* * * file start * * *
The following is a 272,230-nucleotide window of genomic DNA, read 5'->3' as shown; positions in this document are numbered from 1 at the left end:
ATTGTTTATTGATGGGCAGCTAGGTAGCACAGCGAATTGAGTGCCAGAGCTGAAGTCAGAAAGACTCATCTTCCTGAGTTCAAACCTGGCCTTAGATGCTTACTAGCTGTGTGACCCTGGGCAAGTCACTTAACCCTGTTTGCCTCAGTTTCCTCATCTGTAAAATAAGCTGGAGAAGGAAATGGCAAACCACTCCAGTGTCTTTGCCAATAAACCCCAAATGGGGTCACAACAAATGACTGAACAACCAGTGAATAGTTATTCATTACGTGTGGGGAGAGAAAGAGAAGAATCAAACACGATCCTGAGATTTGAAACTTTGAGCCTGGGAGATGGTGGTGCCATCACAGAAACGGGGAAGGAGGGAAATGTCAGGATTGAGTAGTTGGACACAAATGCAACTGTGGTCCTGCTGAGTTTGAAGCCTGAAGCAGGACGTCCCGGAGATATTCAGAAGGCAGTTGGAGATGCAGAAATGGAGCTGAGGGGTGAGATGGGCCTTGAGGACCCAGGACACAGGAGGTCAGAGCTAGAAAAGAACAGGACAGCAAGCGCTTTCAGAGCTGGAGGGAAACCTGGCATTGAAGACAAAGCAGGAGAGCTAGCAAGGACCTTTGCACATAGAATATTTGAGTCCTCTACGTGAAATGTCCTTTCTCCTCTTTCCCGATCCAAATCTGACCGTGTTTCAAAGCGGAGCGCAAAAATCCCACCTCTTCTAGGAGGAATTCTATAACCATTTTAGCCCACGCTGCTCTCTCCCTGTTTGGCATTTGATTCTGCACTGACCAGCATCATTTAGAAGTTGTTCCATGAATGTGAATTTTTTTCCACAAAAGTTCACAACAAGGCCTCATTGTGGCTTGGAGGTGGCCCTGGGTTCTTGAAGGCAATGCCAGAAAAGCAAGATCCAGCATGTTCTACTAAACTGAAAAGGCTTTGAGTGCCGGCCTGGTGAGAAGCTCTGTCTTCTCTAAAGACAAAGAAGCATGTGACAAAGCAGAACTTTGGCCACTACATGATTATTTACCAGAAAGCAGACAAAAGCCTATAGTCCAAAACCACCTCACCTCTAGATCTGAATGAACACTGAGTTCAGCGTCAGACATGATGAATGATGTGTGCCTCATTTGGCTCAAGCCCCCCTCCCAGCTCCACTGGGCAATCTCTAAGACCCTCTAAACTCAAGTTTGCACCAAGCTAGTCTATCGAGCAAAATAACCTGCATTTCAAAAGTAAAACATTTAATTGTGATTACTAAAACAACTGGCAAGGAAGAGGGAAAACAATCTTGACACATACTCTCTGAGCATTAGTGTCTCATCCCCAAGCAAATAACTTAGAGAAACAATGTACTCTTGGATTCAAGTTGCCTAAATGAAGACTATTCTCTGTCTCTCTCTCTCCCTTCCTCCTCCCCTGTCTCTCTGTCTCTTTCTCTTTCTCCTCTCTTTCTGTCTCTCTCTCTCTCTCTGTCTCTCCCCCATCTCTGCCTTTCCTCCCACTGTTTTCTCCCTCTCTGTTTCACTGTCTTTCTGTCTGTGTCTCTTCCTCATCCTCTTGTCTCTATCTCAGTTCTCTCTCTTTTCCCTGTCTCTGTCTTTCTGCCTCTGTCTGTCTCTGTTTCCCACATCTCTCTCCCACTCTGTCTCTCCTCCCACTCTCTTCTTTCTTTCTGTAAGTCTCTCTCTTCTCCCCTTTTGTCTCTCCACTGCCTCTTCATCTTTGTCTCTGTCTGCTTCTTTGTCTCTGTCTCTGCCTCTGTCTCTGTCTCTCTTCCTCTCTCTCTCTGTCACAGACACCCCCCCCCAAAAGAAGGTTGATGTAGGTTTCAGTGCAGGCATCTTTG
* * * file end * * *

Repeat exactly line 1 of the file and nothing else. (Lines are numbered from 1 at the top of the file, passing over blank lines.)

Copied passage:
The following is a 272,230-nucleotide window of genomic DNA, read 5'->3' as shown; positions in this document are numbered from 1 at the left end: